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Britain's Home Secretary Suella Braverman gives a statement on the Baroness Casey Review into the Metropolitan Police Service, in the House of Commons in London, on March 21. Prime Minister Rishi Sunak and bereaved families on Tuesday led calls for 'top to bottom' reform of London's Metropolitan Police, after a review found the UK's largest crime-fighting force to be institutionally racist, sexist and homophobic.ANDY BAILEY/AFP/Getty Images

The future of London’s Metropolitan Police Force has been thrown into question after a report found widespread bullying, discrimination, homophobia and misogyny, and concluded that unless the force was completely overhauled, it should be disbanded.

The 363-page report released on Tuesday by Louise Casey, the Baroness of Blackstock and a member of the House of Lords, outlined a raft of failings by the Met’s 47,000 officers and staff, ranging from broken freezers that spoiled evidence in sexual assault cases to a male-dominated culture that played down violence against women and refused to take the concerns of victims seriously.

“The Met has been losing its way and the worst aspects of its culture have impeded its ability to recognize this,” Lady Casey concluded.

The report noted that after its founding in 1829 by Sir Robert Peel, the Met won accolades around the world for pursuing Peel’s philosophy of policing by consent, which sees public co-operation and police integrity create an environment where the use of force is minimized and officers do not need to carry guns.

“The Met can now no longer presume that it has the permission of the people of London to police them,” Lady Casey said. “The loss of this crucial principle of policing consent would be catastrophic. We must make sure it is not irreversible.”

She pointed out that public confidence in the Met to do a good job fell below 50 per cent for the first time in 2022, and that 51 per cent of women no longer felt the police could keep women and girls safe.

The problems at the Met run so deep, Lady Casey concluded, that a complete revamping of the force was necessary. If that didn’t happen, “more radical, structural options, such as dividing up the Met into national, specialist and London responsibilities, should be considered.”

The report was commissioned by the Met after the kidnapping, sexual assault and murder of Sarah Everard in 2021 by a serving police officer. Last month, another Met officer was convicted of 50 criminal offences, including 24 sexual assaults, involving 12 women between 2003 and 2020.

“None of this should have happened,” Lady Casey wrote. “Enough was known about both men to have stopped them so much earlier.” She added that all police services need to do a better job vetting candidates because police work can “attract predators and bullies – those who want power over their fellow citizens, and to use those powers to cause harm and discriminate.”

Police Commissioner Mark Rowley called the findings upsetting and frustrating. “We have let Londoners down,” he told the BBC on Tuesday. “The findings are brutal and I think they are accurate.” He added that he would have to reflect on why he didn’t see the depth of the issues and promised to make sweeping reforms. “Month by month Londoners will see these issues dealt with. They will see policing improve and we will make the difference that people expect.”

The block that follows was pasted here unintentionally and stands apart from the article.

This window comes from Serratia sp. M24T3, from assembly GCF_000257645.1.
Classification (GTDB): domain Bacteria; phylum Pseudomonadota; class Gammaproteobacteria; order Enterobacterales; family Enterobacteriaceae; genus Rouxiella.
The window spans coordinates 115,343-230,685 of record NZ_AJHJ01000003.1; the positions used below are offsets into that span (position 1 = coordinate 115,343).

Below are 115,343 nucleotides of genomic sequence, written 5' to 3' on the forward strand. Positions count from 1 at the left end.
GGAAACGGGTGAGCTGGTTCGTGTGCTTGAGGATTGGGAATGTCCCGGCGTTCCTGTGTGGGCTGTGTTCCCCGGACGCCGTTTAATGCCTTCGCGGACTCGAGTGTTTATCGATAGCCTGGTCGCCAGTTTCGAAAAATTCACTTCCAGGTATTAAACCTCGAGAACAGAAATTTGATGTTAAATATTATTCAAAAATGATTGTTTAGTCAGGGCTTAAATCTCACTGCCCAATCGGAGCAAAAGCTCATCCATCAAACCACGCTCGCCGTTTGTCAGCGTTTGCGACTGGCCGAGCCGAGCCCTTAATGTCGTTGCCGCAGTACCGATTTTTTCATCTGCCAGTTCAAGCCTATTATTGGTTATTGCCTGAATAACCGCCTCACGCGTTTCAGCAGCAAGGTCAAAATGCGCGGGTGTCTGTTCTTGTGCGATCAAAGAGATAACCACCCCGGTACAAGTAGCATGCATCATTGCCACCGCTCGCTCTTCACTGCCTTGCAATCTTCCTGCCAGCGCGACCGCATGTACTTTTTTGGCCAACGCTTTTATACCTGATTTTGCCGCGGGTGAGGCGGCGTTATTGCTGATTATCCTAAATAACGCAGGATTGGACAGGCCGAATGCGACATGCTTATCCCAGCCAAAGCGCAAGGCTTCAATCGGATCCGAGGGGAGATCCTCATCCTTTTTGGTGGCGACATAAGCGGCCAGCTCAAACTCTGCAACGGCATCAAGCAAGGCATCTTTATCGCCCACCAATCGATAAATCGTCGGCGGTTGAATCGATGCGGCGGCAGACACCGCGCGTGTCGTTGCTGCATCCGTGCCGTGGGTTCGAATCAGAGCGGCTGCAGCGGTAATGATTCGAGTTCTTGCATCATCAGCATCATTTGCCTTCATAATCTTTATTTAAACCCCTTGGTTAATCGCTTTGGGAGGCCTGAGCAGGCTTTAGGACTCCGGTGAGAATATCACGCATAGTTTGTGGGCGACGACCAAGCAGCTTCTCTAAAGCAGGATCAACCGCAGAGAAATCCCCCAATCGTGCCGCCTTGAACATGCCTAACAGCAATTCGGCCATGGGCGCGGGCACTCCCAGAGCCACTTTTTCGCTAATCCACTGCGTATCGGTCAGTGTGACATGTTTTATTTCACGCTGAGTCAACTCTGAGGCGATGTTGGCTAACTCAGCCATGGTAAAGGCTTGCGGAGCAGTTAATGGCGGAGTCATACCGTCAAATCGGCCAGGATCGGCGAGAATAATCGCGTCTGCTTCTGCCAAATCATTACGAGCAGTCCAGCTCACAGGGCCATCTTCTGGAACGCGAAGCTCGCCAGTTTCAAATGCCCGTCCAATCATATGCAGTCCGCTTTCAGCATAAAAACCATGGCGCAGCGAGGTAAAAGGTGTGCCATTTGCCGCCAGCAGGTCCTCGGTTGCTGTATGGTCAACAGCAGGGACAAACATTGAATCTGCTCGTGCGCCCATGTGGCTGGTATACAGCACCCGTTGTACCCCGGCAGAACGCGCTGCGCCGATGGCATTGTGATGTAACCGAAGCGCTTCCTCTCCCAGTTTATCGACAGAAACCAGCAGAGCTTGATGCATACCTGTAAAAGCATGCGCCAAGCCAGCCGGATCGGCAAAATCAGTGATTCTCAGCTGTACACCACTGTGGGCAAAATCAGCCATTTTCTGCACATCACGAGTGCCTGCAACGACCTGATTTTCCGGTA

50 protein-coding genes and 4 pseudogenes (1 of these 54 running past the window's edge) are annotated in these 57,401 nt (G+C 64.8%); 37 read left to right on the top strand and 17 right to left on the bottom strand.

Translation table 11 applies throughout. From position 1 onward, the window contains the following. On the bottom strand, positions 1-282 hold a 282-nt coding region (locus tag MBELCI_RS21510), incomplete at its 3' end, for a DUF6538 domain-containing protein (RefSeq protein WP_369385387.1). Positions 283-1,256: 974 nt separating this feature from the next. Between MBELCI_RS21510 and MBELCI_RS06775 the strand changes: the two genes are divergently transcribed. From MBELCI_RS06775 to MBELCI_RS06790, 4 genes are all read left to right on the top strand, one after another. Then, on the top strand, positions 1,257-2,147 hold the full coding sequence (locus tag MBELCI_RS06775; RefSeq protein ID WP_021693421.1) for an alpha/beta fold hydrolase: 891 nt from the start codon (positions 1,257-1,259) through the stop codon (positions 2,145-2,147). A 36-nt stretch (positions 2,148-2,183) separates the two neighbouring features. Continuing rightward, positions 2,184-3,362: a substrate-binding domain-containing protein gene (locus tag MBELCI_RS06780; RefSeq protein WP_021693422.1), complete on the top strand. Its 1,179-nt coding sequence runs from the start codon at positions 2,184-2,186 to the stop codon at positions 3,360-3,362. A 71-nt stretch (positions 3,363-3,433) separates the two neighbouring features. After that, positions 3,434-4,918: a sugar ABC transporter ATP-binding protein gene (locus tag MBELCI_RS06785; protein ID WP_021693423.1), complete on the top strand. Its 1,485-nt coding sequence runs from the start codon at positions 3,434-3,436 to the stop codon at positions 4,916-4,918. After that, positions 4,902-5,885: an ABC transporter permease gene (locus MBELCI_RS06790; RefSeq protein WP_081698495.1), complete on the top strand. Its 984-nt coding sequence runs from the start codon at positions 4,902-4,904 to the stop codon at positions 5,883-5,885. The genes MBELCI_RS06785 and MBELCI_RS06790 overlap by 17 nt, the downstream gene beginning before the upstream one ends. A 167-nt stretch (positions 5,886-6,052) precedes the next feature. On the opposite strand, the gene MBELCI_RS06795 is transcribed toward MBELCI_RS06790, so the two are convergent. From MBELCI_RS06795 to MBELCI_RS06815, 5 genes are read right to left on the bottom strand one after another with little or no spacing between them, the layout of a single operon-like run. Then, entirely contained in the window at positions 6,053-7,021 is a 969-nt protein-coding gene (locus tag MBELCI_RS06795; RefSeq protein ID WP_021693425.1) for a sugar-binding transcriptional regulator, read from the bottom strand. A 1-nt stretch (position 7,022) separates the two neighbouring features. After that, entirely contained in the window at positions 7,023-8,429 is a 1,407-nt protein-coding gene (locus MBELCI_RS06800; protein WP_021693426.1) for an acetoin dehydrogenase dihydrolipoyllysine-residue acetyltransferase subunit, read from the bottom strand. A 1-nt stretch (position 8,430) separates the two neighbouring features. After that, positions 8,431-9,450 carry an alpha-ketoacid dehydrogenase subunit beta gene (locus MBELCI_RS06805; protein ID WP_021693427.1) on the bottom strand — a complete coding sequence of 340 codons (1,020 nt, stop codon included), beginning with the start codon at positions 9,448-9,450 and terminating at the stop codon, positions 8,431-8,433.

Lady Casey’s report made it clear that his task won’t be easy.

She noted that the police force is dominated by a particular demographic – 82 per cent of Met officers are white and 71 per cent are males. And she said that at the current pace of recruitment, it will take 30 years to reach gender balance and nearly 40 years to reach 46 per cent Black, Asian and ethnic minority representation, which is reflective of London’s population.

The Met has also fostered a culture that turned a blind eye to abuse and had a “we know best” attitude, she added. Systematic bullying, racism and misogyny was dismissed as “banter,” and complaints from officers were rarely taken seriously.

The investigation heard reports of bags of urine being thrown at cars, dildos left in coffee mugs and humiliating initiation tests. Lady Casey also outlined several incidents where female officers suffered years of abuse and sexual assault by fellow officers, only to have their complaints ignored or treated with complacency by senior officers.

The report found that the Met had de-prioritized public protection, putting women and children at risk. One officer told Lady Casey: “If you look at our performance around rape, serious sexual offences, the detection rate is so low you may as well say it’s legal in London. It’s kind of reflective of how we treat and view our female colleagues. You get victim blaming, looking at a situation and not believing [them].”

Another officer spoke about her experience of working in a special sexual assault unit. The division was so under-resourced that crucial evidence, including blood and urine samples as well as underwear obtained from victims, was often stored in dilapidated refrigerators that were so full “it would take three officers to close them.” During one heat wave in 2022, the officer said one freezer broke down and all the evidence was lost and several cases had to be dropped.

London Mayor Sadiq Khan said he did not favour dismantling the Met. But he agreed with Lady Casey that some divisions that showed the greatest failings should be reconstituted. “This review simply must be a turning point and I expect all the recommendations to be implemented quickly and in full,” Mr. Khan said.